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What problem/needs can artists solve?

Discussion in 'Ideas, Needs, Concept Feedback' started by Stevenjoe, Jul 15, 2017.

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  1. Stevenjoe
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    Hello guys thanks for this opportunity. Am having difficulty knowing what problem/needs an artist can solve with his works...please help me to know ..thank you.
     
  2. jasoncuellar123
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    jasoncuellar123 Gold Contributor Read Millionaire Fastlane I've Read UNSCRIPTED FASTLANE INSIDER Speedway Pass

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    Emotional problems (i.e. inspirational problems, motivational problems, creativity problems, problems of the senses)
     
  3. Stevenjoe
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    Thank you sire , secondly pls can it be solved in a large scale...
     
  4. jasoncuellar123
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    jasoncuellar123 Gold Contributor Read Millionaire Fastlane I've Read UNSCRIPTED FASTLANE INSIDER Speedway Pass

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    Yes. How do you think so many artists make millions of dollars?

    Commandment of Scale
     
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  5. jon.a
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    jon.a Legendary Contributor Read Millionaire Fastlane I've Read UNSCRIPTED FASTLANE INSIDER Speedway Pass LEGENDARY CONTRIBUTOR

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    How could a producer selling beats implement this?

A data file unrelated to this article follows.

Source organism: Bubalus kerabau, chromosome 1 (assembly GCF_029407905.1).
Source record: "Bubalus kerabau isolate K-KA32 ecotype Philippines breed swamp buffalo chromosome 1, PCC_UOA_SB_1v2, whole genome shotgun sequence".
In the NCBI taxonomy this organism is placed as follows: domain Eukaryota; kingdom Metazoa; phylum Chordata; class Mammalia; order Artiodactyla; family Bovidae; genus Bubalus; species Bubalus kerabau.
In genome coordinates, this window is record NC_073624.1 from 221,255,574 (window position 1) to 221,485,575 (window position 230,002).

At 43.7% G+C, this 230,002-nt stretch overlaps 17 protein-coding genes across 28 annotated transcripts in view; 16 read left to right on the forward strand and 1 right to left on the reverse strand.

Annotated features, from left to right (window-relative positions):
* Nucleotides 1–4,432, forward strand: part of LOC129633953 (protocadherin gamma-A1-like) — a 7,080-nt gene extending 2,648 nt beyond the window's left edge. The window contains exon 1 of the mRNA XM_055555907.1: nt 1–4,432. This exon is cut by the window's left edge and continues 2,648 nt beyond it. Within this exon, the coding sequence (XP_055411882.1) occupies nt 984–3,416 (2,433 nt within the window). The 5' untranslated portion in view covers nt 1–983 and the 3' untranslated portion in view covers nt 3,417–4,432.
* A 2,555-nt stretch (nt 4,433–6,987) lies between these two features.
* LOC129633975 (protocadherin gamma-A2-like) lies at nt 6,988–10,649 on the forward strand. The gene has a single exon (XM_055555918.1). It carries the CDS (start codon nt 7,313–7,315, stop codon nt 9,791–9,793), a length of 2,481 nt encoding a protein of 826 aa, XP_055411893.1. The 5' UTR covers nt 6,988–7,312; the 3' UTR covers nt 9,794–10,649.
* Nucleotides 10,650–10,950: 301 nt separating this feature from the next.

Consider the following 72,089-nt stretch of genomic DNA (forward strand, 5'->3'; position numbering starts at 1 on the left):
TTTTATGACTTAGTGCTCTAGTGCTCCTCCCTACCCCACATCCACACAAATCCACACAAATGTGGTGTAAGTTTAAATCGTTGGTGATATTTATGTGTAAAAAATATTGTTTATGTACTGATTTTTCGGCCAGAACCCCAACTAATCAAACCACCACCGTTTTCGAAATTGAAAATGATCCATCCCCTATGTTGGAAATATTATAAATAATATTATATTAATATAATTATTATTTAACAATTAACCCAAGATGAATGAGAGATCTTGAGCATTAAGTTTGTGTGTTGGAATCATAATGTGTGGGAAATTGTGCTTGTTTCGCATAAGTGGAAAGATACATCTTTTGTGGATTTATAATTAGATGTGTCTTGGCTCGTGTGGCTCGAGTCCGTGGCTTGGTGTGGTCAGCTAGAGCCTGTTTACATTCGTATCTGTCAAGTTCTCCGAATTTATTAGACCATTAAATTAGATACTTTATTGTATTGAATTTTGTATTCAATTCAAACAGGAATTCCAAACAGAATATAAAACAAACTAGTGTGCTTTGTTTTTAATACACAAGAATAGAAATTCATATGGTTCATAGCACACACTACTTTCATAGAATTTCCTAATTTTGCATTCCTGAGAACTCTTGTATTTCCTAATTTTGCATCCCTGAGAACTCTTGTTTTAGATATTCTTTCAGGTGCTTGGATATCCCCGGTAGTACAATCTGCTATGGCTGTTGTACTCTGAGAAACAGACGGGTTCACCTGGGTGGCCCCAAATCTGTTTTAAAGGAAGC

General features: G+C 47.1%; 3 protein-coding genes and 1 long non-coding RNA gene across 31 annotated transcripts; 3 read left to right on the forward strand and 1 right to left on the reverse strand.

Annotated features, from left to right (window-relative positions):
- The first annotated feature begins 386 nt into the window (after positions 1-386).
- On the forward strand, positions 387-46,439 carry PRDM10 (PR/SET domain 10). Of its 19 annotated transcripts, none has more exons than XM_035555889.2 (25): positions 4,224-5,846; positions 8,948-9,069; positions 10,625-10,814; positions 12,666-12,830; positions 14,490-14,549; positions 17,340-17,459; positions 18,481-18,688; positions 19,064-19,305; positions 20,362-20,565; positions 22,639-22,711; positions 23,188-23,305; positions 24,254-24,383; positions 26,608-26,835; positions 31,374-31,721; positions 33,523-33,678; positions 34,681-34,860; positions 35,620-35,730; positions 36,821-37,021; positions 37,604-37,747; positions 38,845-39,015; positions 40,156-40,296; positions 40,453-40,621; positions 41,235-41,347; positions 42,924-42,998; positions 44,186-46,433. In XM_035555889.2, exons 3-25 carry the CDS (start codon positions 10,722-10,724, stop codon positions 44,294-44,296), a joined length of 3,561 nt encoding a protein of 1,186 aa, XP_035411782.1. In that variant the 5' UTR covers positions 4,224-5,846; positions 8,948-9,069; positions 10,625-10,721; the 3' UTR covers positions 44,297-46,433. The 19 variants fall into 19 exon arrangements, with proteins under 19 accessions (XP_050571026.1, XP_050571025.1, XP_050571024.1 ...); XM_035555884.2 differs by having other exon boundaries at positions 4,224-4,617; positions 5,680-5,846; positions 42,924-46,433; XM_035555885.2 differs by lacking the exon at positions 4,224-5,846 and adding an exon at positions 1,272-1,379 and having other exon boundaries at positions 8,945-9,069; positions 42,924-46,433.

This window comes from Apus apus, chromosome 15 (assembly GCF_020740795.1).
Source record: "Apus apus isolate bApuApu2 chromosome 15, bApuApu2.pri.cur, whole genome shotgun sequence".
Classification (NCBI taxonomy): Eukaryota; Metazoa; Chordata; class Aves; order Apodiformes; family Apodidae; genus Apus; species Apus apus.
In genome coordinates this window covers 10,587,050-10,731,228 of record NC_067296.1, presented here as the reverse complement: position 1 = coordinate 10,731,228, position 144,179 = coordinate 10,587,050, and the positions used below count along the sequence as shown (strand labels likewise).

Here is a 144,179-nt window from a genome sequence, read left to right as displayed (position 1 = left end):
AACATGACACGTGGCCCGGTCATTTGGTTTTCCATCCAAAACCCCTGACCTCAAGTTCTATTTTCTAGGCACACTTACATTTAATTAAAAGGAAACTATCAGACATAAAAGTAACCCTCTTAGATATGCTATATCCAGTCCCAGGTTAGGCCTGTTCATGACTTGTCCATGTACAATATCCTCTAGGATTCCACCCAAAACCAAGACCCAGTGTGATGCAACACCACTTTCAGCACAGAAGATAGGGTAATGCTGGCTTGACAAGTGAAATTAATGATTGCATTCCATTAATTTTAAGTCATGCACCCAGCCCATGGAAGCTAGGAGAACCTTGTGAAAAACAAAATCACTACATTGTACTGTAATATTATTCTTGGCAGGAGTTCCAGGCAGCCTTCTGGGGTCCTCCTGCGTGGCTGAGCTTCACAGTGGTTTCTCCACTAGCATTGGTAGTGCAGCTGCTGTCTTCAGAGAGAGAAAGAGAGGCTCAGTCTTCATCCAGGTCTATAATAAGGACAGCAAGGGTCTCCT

7. jon.a
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    jon.a Legendary Contributor Read Millionaire Fastlane I've Read UNSCRIPTED FASTLANE INSIDER Speedway Pass LEGENDARY CONTRIBUTOR

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    Do you want all of the steps?
     
  8. loop101
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    loop101 Silver Contributor Read Millionaire Fastlane I've Read UNSCRIPTED Speedway Pass

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    For thousands of years artists have been commissioned to produce art, just at look at why they were commissioned, or why someone bought their art. Any artist from Michelangelo to Warhol.
     
  9. Digamma
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    Digamma Gold Contributor Read Millionaire Fastlane Speedway Pass

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    I have been thinking a bit about how to frame value-providing in the context of entertainment lately.
    In entertainment, you can't simply provide a better solution to a problem. It's not a good way to think about things.

    So here's what I got to.

    You make a product the market wants - know your medium, and you know what kind of things people expect.

    Literary genres have common structures.
    Games have genres that share gameplay archetypes.
    Music has genres and subgenres with very specific features.